Trump echoed the language of his fascist supporters who claim there is a deliberate plot to use a flood of immigrants to replace the (white) population of the United States. He did not attribute this plot, as they do, to Jewish billionaires, but he singled out one Jewish billionaire, George Soros, a frequent target of the neo-Nazis because of his financial support for the Democratic Party. The inference was certainly not lost on his audience, particularly given the violence of Trump’s language.
Trump took his vituperation of immigrants to a new level, claiming that the United States was becoming a “socialist dumping ground for criminals, junkies, Marxists, thugs, radicals, dangerous refugees that no other country wants,” and that Biden’s policies had created a “lawless open borders crime-ridden filthy communist nightmare.”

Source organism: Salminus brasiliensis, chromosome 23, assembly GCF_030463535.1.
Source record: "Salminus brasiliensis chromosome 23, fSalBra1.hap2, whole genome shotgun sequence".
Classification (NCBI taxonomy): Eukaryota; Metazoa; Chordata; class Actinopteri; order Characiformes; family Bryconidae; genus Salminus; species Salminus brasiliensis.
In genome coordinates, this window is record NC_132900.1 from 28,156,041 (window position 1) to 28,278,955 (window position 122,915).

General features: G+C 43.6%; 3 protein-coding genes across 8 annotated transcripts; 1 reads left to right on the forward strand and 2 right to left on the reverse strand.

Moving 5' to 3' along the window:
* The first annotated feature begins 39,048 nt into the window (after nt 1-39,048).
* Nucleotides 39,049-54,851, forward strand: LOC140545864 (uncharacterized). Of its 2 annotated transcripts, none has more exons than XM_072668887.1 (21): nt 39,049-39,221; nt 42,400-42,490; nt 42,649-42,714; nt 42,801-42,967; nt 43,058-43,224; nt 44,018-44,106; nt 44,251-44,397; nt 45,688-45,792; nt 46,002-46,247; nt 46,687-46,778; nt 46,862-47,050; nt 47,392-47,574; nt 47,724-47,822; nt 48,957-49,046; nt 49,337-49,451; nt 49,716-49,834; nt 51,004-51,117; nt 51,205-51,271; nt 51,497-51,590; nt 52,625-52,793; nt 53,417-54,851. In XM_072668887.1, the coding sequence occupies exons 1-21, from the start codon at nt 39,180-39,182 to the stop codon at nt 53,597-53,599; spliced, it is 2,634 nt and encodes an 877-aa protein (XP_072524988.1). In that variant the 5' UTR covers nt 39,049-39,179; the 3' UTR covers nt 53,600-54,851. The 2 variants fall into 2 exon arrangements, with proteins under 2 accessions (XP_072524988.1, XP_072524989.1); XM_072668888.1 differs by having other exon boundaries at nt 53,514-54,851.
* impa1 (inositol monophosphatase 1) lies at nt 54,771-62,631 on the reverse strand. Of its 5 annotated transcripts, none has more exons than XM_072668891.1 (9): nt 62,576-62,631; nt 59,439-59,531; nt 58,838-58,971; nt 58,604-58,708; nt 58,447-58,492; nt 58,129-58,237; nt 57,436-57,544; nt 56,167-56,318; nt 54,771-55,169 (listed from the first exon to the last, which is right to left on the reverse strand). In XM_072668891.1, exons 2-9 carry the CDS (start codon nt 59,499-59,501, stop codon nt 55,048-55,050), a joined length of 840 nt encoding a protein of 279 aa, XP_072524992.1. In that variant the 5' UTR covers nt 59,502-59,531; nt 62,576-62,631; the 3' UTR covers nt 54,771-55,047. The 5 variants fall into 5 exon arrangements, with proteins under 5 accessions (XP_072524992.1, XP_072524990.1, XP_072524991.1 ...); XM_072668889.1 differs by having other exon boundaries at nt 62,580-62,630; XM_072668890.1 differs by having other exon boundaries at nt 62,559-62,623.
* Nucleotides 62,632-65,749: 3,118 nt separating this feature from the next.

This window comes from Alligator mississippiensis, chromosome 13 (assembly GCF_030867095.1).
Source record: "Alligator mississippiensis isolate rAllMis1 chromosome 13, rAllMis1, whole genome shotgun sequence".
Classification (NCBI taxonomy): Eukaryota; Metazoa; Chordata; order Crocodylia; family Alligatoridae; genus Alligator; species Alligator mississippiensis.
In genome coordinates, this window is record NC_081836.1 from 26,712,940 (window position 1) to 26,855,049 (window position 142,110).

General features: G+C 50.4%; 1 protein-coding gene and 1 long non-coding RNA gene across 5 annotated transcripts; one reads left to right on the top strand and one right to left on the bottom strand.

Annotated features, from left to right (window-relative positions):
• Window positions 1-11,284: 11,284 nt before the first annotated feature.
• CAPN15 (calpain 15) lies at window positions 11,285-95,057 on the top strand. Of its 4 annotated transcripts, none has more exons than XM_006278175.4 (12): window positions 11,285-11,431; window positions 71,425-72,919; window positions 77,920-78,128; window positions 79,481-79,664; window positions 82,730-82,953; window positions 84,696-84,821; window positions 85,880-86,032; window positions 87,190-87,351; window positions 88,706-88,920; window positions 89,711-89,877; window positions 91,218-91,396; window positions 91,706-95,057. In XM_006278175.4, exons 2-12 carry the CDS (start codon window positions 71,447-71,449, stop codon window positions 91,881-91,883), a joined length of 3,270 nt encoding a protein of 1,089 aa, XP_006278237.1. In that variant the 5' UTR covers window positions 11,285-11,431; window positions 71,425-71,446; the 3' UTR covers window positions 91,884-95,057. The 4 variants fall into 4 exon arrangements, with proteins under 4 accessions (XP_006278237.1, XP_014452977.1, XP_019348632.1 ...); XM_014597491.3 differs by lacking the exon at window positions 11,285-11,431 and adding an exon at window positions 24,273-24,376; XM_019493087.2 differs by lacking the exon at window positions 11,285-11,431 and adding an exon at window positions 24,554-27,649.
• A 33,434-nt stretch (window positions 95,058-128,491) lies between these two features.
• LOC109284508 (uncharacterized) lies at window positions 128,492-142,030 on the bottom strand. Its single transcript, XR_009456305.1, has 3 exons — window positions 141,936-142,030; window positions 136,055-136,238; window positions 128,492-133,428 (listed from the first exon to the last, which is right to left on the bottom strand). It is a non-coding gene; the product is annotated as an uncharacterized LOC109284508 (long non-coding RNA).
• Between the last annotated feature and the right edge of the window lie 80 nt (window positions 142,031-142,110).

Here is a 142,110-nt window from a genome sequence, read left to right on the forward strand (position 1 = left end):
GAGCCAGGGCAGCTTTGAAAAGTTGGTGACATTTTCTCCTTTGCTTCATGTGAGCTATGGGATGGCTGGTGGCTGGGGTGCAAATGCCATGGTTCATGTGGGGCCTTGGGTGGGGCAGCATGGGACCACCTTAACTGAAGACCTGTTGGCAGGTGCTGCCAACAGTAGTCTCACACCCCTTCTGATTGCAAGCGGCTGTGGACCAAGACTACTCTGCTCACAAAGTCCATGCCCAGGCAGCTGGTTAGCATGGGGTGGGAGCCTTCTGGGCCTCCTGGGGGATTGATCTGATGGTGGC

He thanked the leadership of the Border Patrol union, and promised to “use all necessary state, federal and legal resources to carry out the largest domestic deportation operation in American history.” Gang members would be deported summarily, without any judicial procedure.
In the style of fascist leaders of the 20th century, he combined this vilification of those he treated as subhuman with a pretense of concern for the living standards of working people. He claimed to defend Social Security and Medicare and to oppose major cuts in these programs, long a staple of Republican Party leaders.